This isn't the first time that fiction has dealt with rock music. Just this year, Nick Hornby gave us Juliet, Naked, about the fictional Tucker Crowe, a has-been American musician, destined to fade into obscurity save for a handful of devoted listeners like the musically obsessed Duncan Thomson.

We only have Music from Big Pink (which I haven't read) in the catalog, but the 33 1/3 book series has some very interesting titles available.

A subject search under "musical fiction" brings up a bevy of titles, including those that might be of interest to jazz aficionados (1929 by Frederick Turner, a story involving Bix Beiderbecke), polka lovers (The Clarinet Polka by Keith Maillard), & opera fans (Anne Rice's Cry to Heaven is fascinating). The Kreutzer Sonata by Margriet de Moor "traces narrative arabesques around the terrible romantic jealousy suffered by a blind music critic" according to Publisher's Weekly. Divine Music by Suruchi Mohan deals with Hindustani music.

On a non-fiction note, Da Capo Press has given us some writings to consider, such as The Show I'll Never Forget: 50 Writers Relive Their Most Memorable Concertgoing Experience & Da Capo Best Music Writing; & I highly recommend music geek Rob Sheffield's Love is a Mix Tape: Life and Loss, One Song at a Time & Nick Hornby's Songbook. I can't recommend Patti Smith's new memoir Just Kids highly enough.

Have you read any fiction or non-fiction about music? I'm always looking for recommendations in that direction!

Sunday, April 11, 2010

10 in '10-Reading New Mexico

Here are the first two books we've read for our reading challenge: Wild Penance by Sandra Ault This is the fourth book in the series featuring Jamaica Wild, Bureau of Land Management agent. Jamaica Wild is looking for a killer who's tossed a body off the Rio Grande Gorge. We enjoyed the read because it was set during Easter, and as suspicion falls on Los Penitentes, readers are introduced to their beliefs & customs. Interesting for those unfamiliar with their practices, as we were! Blind Eye by Jan Coffey This novel of suspense will hook readers as the action moves back and forth between New Mexico and Connecticut. Scientist Marion Kagan is the sole survivor after assassins attack the underground facility where her team was working on a top secret project (so top secret, she doesn't even know where she is). Wounded and trapped in a collapsed building, Marion must stop radioactive test samples from leaking out and killing millions. We found the novel not so believable, but fun & interesting due to its local setting & references to WIPP. But shouldn't the characters have been flying out of Carlsbad (where U.S. Department of Energy's Field Office is) & not Roswell? Have you been reading for our 10 in '10 reading challenge? Let us know what you've read!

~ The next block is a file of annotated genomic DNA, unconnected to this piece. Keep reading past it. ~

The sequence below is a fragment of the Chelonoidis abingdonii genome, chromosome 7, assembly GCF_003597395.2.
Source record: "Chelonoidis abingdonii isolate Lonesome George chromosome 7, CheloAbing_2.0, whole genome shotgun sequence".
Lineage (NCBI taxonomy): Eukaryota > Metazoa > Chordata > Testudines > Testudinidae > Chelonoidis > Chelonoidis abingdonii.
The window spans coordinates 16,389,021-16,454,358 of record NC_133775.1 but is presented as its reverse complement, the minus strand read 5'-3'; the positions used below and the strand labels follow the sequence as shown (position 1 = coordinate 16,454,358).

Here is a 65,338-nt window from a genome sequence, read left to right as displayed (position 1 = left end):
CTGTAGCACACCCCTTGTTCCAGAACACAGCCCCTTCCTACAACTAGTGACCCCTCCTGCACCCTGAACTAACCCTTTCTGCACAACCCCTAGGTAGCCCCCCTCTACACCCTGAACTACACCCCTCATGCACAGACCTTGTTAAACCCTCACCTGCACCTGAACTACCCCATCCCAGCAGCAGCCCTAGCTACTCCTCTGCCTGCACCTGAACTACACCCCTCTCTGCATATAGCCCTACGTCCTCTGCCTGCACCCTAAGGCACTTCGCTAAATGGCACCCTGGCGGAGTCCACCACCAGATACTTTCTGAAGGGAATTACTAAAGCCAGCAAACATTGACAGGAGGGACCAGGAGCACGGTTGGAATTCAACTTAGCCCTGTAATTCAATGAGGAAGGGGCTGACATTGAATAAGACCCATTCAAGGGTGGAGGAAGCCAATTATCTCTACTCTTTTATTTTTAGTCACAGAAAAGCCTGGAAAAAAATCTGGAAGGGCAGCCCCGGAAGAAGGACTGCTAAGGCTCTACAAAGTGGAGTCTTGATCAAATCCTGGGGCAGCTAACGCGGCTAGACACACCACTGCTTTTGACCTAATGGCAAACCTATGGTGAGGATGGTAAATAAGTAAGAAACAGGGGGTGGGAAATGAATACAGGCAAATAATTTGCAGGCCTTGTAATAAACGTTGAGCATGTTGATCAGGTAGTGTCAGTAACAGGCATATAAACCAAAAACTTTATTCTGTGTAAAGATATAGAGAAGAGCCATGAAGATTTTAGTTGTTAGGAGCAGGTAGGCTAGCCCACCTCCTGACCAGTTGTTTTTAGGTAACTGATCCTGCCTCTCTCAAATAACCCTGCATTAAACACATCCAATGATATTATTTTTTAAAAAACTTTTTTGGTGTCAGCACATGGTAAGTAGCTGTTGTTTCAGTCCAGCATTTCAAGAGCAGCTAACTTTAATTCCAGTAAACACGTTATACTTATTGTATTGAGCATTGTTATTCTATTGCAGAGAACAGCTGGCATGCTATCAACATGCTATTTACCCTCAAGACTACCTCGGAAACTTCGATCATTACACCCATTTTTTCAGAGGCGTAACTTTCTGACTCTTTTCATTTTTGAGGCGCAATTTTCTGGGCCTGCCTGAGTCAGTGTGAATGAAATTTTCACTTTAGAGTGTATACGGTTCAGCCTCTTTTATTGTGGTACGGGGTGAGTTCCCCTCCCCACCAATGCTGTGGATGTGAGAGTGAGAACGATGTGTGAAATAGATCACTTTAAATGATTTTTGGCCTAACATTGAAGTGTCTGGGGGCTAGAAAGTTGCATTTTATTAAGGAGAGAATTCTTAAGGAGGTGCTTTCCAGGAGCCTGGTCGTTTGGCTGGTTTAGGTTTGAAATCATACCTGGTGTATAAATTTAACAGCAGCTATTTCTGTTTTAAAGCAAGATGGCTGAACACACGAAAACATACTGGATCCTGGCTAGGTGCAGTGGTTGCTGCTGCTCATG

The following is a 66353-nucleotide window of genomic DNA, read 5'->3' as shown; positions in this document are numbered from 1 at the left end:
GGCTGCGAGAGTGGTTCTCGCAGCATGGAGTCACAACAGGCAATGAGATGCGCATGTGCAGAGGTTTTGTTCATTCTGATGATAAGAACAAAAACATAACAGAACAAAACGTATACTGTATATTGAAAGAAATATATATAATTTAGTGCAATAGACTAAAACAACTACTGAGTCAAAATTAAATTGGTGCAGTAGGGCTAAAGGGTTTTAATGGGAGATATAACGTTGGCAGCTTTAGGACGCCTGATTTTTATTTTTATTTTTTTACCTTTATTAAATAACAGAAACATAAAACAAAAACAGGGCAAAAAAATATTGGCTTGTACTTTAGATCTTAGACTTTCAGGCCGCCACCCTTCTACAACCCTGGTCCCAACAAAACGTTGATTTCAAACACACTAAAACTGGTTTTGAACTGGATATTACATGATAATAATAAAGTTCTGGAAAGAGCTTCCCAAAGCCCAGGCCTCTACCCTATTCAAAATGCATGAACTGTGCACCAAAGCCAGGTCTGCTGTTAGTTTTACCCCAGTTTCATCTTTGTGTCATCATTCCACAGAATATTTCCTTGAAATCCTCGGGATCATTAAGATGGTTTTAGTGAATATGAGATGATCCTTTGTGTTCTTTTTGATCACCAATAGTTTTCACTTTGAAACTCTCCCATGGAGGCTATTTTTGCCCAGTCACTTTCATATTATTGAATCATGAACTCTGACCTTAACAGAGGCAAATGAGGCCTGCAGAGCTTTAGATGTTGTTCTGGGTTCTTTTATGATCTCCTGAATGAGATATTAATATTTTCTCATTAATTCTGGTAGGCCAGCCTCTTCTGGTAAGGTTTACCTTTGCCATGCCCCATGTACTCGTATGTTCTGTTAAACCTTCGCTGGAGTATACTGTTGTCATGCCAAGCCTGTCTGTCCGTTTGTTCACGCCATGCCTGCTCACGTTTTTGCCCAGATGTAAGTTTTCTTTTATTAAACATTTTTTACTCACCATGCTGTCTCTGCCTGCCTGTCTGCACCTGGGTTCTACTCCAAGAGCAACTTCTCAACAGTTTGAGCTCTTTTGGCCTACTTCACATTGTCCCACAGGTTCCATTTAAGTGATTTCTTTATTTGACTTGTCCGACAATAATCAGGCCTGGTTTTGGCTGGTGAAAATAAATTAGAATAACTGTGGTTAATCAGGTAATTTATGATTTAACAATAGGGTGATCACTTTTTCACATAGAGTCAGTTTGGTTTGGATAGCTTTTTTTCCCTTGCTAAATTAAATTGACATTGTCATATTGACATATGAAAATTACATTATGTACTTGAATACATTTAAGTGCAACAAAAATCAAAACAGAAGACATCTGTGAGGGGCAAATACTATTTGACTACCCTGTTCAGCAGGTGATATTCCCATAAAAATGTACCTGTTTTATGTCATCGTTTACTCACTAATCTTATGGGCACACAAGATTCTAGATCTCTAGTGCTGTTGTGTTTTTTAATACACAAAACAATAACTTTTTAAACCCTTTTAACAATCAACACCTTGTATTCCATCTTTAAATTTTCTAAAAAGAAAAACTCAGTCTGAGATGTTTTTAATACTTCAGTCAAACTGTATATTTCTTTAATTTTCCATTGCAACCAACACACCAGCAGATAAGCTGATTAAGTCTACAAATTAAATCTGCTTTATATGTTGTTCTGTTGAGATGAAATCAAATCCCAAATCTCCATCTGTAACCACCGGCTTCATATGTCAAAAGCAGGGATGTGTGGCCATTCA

Tuesday, April 6, 2010

Always wanted to know what makes librarians tick? Consider taking a look at the documentary Hollywood Librarian, now available in the library catalog! According to the cover, "The Hollywood Librarian is the first comprehensive treatment of the subject of librarians. A vivid blend of factual documentary, feature film, and storytelling, it reveals the history and realities of librarianship in the entertaining and appealing context of American movies. Interviews with actual librarians, intercut with film clips of cinematic librarians, examine such issues as literature, books and reading, censorship, library funding, citizenship and democracy. For the first time, we see and understand the real lives and real work of American librarians who for decades have been a cultural force hiding in plain sight."

Not to toot our own horn too much, but if you're interested in libraries & librarians, also recently released is This Book is Overdue! How Librarians & Cybrarians Can Save Us All by Marilyn Johnson. BookPage Reviews says: "Energetic, winningly acerbic and downright fun."

& finally...Keith Richards is a fan of the Dewey Decimal System! Read about it at the Guardian!

Sunday, April 4, 2010

Jazz Appreciation Month


April is Jazz Appreciation Month! Visit the Smithsonian Jazz site to view their Jazz Month events, This Day in Jazz History, & suggestions on how to celebrate Jazz Month, including recommended jazz-themed children's books for kids aged 4-8 like The Jazz Fly by Matthew Gollub and Karen Hanke, The Sound That Jazz Makes by Carole Boston Weatherford and Eric Velasquez, If I Only Had a Horn: Young Louis Armstrong by Roxane Orgill and Leonard Jenkins, & Chris Raschka’s Mysterious Thelonious or Charlie Parker Played Be Bop.

A keyword search of jazz in our catalog will bring up a variety of items in books, music, & movies! Check out the most recent biographies of Thelonious Monk & John Coltrane, both very favorably reviewed. For an interesting listen, check out Melody Gardot's My One & Only Thrill or Worrisome Heart.

Saturday, April 3, 2010

We Remember Tony

Last Tuesday we showed a film called "We Remember Tony", a tribute to Tony Hillerman. The film is a one hour remembrance of Tony Hillerman, as more than a dozen writers and friends share stories of how his work and friendship affected their writing and personal lives. The video is hosted by bestselling author Craig Johnson. Authors recalling Tony and his help to them include Joe Badal, Judith Van Gieson, Steve Havill, Margaret Tessler, and Pari Noskin Taichert.

We had a lot of questions about buying a copy of the film. Here is the contact information for the videographer:

Laureen Pepersack
1116 Avenida Codorniz
Santa Fe, NM 87507

REV Digital Video, her company, ph 471-8441 .

Thanks to everyone who stopped by & made this event a success!